The project of establishing an independent conflict resolution center in the Caucasus region was first proposed by Dr George Khutsishvili in 1989 but existed only as an informal group of scholars till late 1992, when the Center for Conflict Research opened as part of the newly established State Committee for Human Rights and Ethnic Relations of Georgia.
The Center participated in the international project "Ethnicity and European Security" coordinated by the Centre for International Studies at Queen's University, Kingston, Ont. In 1993/94 Dr Khutsishvili was awarded an IREX/Carnegie fellowship in the "International Security Studies Program" at the Center for International Security and Arms Control (now renamed the Center for International Security and Cooperation) at Stanford University.
The fellowship at CISAC was extended to a full academic year thanks to a generous private donation from Mr David Packard. In the same period, Dr S. Neil Macfarlane of Queen's University, Dr David Holloway of CISAC, and Dr Raymond Shonholtz of Partners for Democratic Change encouraged Dr Khutsishvili to apply to the John D. and Catherine T. MacArthur Foundation for the establishment of an independent NGO in Georgia.
In spring 1994 the decision was made by the MacArthur Foundation to support the establishment of the International Center on Conflict and Negotiation in Georgia. The Founding Assembly was held in Tbilisi on August 8, 1994, which unanimously (63 signatures altogether) supported the establishment of ICCN. Dr Khutsishvili was granted the status of ICCN's founder. On November 3, 1994 the Ministry of Justice of Georgia registered ICCN as non-profit NGO (certificate #1755). ICCN was given the status of international organization according to the Georgian legislation because CISAC of Stanford University served in the first year after ICCN's establishment as an implementing partner of the project.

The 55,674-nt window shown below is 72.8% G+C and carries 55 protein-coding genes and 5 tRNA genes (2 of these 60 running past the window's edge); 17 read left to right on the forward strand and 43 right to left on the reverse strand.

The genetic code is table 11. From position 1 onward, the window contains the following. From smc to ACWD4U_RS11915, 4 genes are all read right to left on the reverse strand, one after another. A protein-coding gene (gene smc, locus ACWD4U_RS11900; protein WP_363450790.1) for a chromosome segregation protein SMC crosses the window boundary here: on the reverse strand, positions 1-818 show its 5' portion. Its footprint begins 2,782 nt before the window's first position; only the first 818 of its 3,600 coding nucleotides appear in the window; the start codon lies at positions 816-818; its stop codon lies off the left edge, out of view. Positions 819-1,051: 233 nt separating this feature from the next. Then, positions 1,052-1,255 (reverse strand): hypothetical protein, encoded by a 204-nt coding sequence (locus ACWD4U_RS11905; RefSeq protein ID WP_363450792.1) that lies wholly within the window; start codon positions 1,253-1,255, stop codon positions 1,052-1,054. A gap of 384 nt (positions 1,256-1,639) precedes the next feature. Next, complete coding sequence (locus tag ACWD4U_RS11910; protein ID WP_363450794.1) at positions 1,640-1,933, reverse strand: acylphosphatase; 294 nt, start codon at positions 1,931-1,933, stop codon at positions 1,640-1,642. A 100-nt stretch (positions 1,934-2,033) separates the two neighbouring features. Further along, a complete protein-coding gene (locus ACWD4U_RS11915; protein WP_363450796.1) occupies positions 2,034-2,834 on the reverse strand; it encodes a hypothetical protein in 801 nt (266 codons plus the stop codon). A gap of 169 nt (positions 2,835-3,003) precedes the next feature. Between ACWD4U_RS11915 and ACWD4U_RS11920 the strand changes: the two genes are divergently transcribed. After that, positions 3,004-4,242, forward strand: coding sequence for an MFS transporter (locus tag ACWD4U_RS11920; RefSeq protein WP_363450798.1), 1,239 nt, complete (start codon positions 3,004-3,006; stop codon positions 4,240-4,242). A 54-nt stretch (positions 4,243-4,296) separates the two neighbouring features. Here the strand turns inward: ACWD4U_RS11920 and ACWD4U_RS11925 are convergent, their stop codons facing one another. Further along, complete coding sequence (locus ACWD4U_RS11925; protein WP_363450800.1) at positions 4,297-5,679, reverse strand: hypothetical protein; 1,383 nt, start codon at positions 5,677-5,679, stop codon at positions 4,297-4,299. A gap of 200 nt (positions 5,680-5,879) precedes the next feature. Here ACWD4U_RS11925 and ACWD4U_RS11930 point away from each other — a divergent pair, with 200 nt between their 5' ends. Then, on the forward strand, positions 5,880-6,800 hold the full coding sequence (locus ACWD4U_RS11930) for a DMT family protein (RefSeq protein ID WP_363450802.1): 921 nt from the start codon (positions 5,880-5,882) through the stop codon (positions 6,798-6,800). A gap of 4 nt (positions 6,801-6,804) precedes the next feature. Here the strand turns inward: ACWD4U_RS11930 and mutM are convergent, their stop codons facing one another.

Since then ICCN has been an independent contractor. The activities of ICCN extend to the Caucasus region, with special emphasis on the situation in Georgia but participation also in wider networks and international projects. ICCN has been a co-founder of international societies and centers, e.g. International Society for Fair Elections and Democracy, based in Tbilisi, Georgia; The Caucasus NGO Forum for Peace and Non-violence in the Caucasus; the Caucasus Women's Research and Consulting Network (CWN) etc.
Since 1996 ICCN has been part of the Steering Committee for the CIS Conference on Forced Migration (so-called CISCONF or 'Geneva Process') sponsored by UNHCR, IOM and OSCE.
Since 1998 ICCN is member of IANSA (International Action Network on Small Arms) and United for Intercultural Action (the Netherlands).
Since 2000 the organization is a member of Transcend: A Peace and Development Network (Dr mult Johan Galtung, Director) and of the European Platform for Conflict Prevention and Transformation (the Netherlands). In 2001 ICCN co-founded the Georgian Coalition Against Violence.
In February 2003, ICCN's Director initiated the Movement Against Religious Intolerance in Georgia.
On October 20, 2003, International Center on Conflict and Negotiation initiated discussion about the need of establishing a national coalition in support of International Criminal Court. Later, after almost one-year preparatory work, the action plan was elaborated by representatives of the civil society of Georgia and in June 2004, by seven Georgian NGOs, a national coalition was created under the title: “Georgian Coalition for International Criminal Court”.
During the period of 2009-2012, the work of ICCN was geared towards one major aim: to support society in transforming Georgia gradually into a more liberal and non-violent country that respects diversity.
In 2013-2019 many programmes were implemented by ICCN contributing conflict resolution by peaceful means and peacebuilding in Georgia and the South Caucasus region.
კონფლიქტებისა და მოლაპარაკების საერთაშორისო კვლევითი ცენტრი
International Center on Conflict and Negotiation
Международный Центр по Конфликтам и Переговорам